Sony Michel

During the Super Bowl, If you took your eyes off Tom Brady, the New England quarterback, you would have probably fixed them instead on the dynamo sharing the backfield with the 41-year-old star. That’s Sony Michel, No. 26. His legs will chop up and down furiously like a needle on a sewing machine as he tears through the middle of the Los Angeles Rams defense. Michel weighs just 215 pounds, but he runs as forcefully as a player 25 pounds heavier. Give him your spotlight for a play, or two. You won’t be disappointed.

Here is another reason to pay attention to the rookie Michel, who has rushed more than 100 yards six times this season. He has an immigrant’s ambition and willpower. The 23-year-old didn’t grow up in a family with football in its blood. Michel’s roots are in Haiti, but his parents moved to the U.S. before he was born. Soccer is king in Haiti, but Michel is among a legion of players of Haitian ancestry who — taught to grind and never relax — are succeeding in the NFL.

Michel is one of at least 35 players of Haitian descent in the NFL, up from no more than a dozen in 2010. They have revived a legacy that was started a century ago by Port-au-Prince-born Henry McDonald, who played for the Rochester Jeffersons from 1911 to 1917 — before the NFL was founded. The current batch of Haitian-American NFL stars includes Los Angeles’ Nickell Robey-Coleman, San Francisco’s Pierre Garçon and Cincinnati’s Gio Bernard. No other country in Latin America produces NFL players like the families of Haitian origin.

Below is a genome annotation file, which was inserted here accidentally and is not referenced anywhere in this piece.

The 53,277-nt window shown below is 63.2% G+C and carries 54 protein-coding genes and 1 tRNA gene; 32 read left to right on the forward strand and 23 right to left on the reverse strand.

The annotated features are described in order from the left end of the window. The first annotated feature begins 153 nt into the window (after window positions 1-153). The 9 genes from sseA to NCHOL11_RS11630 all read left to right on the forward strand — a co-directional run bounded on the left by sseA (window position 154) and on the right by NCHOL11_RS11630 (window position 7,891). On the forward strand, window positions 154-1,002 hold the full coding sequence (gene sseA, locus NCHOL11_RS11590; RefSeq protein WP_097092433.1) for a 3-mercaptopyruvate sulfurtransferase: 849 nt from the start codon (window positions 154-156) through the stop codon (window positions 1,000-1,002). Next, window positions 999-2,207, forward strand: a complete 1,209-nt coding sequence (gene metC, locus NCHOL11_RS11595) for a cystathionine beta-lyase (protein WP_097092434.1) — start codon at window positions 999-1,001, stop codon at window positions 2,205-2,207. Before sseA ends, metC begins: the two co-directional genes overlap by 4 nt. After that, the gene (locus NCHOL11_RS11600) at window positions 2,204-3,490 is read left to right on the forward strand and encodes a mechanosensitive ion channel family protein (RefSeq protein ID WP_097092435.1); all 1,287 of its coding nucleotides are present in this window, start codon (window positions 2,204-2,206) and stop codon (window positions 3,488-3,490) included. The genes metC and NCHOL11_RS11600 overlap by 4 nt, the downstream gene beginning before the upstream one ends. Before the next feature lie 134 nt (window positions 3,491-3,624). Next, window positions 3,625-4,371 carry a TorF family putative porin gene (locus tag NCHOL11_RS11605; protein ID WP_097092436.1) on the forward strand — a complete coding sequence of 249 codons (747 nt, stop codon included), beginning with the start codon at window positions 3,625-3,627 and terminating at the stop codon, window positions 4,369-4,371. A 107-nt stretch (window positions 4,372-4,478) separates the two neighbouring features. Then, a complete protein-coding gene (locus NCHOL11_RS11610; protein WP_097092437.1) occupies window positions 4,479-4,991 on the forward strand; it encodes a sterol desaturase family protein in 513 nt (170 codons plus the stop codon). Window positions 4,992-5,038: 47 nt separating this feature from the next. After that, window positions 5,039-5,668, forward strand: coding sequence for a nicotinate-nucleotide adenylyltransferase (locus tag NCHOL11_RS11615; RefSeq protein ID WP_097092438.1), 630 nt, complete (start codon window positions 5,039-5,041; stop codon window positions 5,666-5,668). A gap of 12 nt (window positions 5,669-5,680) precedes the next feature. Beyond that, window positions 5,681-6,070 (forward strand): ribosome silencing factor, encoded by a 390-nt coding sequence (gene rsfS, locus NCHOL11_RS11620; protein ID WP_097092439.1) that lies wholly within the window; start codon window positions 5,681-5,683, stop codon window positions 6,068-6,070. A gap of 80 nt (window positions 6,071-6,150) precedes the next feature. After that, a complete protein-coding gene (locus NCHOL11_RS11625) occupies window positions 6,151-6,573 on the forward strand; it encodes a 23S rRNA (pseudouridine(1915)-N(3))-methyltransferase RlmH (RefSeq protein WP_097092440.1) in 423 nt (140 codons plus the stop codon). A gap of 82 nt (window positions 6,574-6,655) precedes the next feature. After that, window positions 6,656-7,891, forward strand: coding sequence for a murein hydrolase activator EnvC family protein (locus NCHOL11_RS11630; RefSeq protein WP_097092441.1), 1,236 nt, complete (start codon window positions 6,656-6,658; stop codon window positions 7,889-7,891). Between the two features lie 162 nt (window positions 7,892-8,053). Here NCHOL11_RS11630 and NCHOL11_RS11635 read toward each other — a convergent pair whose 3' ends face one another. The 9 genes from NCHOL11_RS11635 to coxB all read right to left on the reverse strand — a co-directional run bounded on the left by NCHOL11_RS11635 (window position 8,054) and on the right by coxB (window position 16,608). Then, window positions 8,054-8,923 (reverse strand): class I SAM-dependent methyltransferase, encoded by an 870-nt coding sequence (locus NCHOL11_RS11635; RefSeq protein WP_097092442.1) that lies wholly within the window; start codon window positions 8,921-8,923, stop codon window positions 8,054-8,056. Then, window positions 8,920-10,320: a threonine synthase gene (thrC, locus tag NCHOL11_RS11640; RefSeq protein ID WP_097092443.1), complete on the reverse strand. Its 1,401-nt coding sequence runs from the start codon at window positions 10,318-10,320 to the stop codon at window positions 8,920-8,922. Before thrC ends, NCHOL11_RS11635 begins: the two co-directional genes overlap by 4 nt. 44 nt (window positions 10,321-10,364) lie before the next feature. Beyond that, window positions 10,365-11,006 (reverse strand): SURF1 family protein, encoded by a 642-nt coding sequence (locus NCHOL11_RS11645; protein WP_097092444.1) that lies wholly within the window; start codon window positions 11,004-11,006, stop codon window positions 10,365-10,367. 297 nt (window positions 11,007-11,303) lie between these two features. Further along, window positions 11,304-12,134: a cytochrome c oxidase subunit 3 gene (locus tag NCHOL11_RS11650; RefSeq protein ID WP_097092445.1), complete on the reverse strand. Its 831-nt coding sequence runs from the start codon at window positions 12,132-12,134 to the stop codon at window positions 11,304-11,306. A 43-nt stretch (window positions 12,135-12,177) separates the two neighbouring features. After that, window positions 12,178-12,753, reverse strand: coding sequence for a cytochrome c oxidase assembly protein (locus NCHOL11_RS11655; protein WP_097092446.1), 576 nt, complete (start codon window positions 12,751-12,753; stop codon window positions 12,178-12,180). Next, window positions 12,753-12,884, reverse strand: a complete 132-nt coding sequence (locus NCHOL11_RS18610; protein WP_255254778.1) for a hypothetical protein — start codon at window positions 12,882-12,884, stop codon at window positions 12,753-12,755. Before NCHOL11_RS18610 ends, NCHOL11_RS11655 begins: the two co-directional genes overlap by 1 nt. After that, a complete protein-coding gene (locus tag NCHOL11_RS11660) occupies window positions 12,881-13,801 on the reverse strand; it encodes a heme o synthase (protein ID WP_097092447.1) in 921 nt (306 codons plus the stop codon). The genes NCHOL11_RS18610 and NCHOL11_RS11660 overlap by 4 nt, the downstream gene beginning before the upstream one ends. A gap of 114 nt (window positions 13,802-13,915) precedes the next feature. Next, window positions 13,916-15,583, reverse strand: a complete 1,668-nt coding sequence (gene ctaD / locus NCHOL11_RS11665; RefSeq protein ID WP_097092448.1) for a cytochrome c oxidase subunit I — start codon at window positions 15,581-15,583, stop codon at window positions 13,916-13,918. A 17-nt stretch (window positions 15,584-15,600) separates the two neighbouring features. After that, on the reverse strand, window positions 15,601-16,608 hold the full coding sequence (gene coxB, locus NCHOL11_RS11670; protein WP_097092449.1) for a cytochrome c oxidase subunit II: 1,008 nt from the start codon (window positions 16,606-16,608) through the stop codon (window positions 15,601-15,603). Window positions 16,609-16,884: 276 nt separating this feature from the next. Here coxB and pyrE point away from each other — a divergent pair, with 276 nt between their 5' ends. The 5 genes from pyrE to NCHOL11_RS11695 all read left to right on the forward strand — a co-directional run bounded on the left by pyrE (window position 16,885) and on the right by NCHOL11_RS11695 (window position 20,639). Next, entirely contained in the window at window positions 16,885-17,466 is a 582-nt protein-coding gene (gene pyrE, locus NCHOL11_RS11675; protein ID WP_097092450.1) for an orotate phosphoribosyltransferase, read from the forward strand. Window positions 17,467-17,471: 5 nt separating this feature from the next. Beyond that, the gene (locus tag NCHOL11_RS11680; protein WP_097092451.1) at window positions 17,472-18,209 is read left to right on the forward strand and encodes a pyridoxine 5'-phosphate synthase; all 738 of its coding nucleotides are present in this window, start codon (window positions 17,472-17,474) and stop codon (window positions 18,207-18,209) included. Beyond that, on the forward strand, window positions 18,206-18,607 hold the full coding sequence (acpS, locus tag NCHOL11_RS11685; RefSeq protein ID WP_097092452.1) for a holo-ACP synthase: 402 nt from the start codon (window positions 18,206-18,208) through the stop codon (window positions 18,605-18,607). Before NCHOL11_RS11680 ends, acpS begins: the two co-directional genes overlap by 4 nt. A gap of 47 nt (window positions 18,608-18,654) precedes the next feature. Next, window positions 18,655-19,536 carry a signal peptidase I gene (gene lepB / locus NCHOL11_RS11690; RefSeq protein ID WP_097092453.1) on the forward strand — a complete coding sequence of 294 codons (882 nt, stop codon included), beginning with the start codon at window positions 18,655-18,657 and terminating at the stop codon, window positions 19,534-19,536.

Their parents and ancestors come from a land that abolished slavery almost 60 years before the U.S., defeated Napoleon in 1804 and became the first country in Latin America to rid itself of colonial rule. Haitians helped turn the outcome of the American Revolution. And the country’s geography means Haitians have steeled themselves over and over against earthquakes and hurricanes, while brutal dictatorships have turned it into the poorest country in the Western Hemisphere. The resilience born out of that struggle against the odds is visible in Haitian-American players like Michel. He calls Haiti “my country” even though he has never lived there and was raised in Florida. Just watch him run with purpose, as the heart of a New England rushing attack that will be crucial to his team’s success in the Super Bowl. If Michel is running the ball it means the high-powered Rams offense doesn’t have the ball.

“The NFL guys from Haiti are resilient and stubborn and finish what they start, and that comes from their heritage,” says Emmanuel Thalerand, the brother of former Seattle defensive end Cliff Avril, whose foundation has built a school and 25 houses in Haiti.

Like Michel, all of the current crop of Haitian-origin players in the NFL were raised in the U.S., where soccer — while growing — still lags far behind football in popularity. But picking football over soccer doesn’t mean they’ve forgotten the land their parents came from.